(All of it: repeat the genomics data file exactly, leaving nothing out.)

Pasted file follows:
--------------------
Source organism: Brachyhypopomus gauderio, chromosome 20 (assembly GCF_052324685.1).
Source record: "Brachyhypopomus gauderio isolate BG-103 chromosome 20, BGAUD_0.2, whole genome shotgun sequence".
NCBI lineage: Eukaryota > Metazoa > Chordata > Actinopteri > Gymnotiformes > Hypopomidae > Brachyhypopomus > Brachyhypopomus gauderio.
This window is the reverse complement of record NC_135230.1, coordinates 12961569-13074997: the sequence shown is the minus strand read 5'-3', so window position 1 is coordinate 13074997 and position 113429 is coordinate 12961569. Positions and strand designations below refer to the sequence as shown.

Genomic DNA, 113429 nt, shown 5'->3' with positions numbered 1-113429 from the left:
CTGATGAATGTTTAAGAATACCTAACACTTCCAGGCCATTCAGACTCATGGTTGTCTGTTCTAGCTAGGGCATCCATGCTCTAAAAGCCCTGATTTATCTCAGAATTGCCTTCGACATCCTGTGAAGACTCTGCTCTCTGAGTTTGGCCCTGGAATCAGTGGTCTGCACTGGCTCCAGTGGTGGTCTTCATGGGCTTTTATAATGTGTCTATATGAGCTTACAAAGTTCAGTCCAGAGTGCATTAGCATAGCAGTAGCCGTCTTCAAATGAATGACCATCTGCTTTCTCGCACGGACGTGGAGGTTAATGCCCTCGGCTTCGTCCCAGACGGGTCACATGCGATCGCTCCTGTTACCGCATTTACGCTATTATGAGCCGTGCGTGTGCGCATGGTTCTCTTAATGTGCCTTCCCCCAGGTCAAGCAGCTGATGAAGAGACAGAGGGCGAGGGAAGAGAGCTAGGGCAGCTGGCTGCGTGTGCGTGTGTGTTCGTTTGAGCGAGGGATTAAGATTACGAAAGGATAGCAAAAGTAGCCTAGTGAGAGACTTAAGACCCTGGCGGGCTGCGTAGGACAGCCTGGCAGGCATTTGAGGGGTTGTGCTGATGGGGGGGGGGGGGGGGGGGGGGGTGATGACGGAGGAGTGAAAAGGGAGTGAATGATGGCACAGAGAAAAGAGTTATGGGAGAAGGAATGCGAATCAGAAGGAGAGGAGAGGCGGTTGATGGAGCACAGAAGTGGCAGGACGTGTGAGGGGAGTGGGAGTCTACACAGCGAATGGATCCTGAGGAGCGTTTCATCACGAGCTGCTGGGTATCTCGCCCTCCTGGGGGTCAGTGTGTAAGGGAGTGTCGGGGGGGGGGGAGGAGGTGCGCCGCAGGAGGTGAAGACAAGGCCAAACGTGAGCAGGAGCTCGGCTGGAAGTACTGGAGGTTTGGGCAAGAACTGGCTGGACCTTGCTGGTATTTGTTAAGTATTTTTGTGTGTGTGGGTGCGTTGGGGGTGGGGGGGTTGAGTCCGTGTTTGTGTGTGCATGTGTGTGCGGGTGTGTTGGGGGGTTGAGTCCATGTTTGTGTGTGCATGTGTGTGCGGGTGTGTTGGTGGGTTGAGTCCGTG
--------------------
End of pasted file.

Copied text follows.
Source organism: Brachyhypopomus gauderio, chromosome 20 (assembly GCF_052324685.1).
Source record: "Brachyhypopomus gauderio isolate BG-103 chromosome 20, BGAUD_0.2, whole genome shotgun sequence".
NCBI lineage: Eukaryota > Metazoa > Chordata > Actinopteri > Gymnotiformes > Hypopomidae > Brachyhypopomus > Brachyhypopomus gauderio.
This window is the reverse complement of record NC_135230.1, coordinates 12961569-13074997: the sequence shown is the minus strand read 5'-3', so window position 1 is coordinate 13074997 and position 113429 is coordinate 12961569. Positions and strand designations below refer to the sequence as shown.

Genomic DNA, 113429 nt, shown 5'->3' with positions numbered 1-113429 from the left:
CTGATGAATGTTTAAGAATACCTAACACTTCCAGGCCATTCAGACTCATGGTTGTCTGTTCTAGCTAGGGCATCCATGCTCTAAAAGCCCTGATTTATCTCAGAATTGCCTTCGACATCCTGTGAAGACTCTGCTCTCTGAGTTTGGCCCTGGAATCAGTGGTCTGCACTGGCTCCAGTGGTGGTCTTCATGGGCTTTTATAATGTGTCTATATGAGCTTACAAAGTTCAGTCCAGAGTGCATTAGCATAGCAGTAGCCGTCTTCAAATGAATGACCATCTGCTTTCTCGCACGGACGTGGAGGTTAATGCCCTCGGCTTCGTCCCAGACGGGTCACATGCGATCGCTCCTGTTACCGCATTTACGCTATTATGAGCCGTGCGTGTGCGCATGGTTCTCTTAATGTGCCTTCCCCCAGGTCAAGCAGCTGATGAAGAGACAGAGGGCGAGGGAAGAGAGCTAGGGCAGCTGGCTGCGTGTGCGTGTGTGTTCGTTTGAGCGAGGGATTAAGATTACGAAAGGATAGCAAAAGTAGCCTAGTGAGAGACTTAAGACCCTGGCGGGCTGCGTAGGACAGCCTGGCAGGCATTTGAGGGGTTGTGCTGATGGGGGGGGGGGGGGGGGGGGGGGTGATGACGGAGGAGTGAAAAGGGAGTGAATGATGGCACAGAGAAAAGAGTTATGGGAGAAGGAATGCGAATCAGAAGGAGAGGAGAGGCGGTTGATGGAGCACAGAAGTGGCAGGACGTGTGAGGGGAGTGGGAGTCTACACAGCGAATGGATCCTGAGGAGCGTTTCATCACGAGCTGCTGGGTATCTCGCCCTCCTGGGGGTCAGTGTGTAAGGGAGTGTCGGGGGGGGGGGAGGAGGTGCGCCGCAGGAGGTGAAGACAAGGCCAAACGTGAGCAGGAGCTCGGCTGGAAGTACTGGAGGTTTGGGCAAGAACTGGCTGGACCTTGCTGGTATTTGTTAAGTATTTTTGTGTGTGTGGGTGCGTTGGGGGTGGGGGGGTTGAGTCCGTGTTTGTGTGTGCATGTGTGTGCGGGTGTGTTGGGGGGTTGAGTCCATGTTTGTGTGTGCATGTGTGTGCGGGTGTGTTGGTGGGTTGAGTCCGTG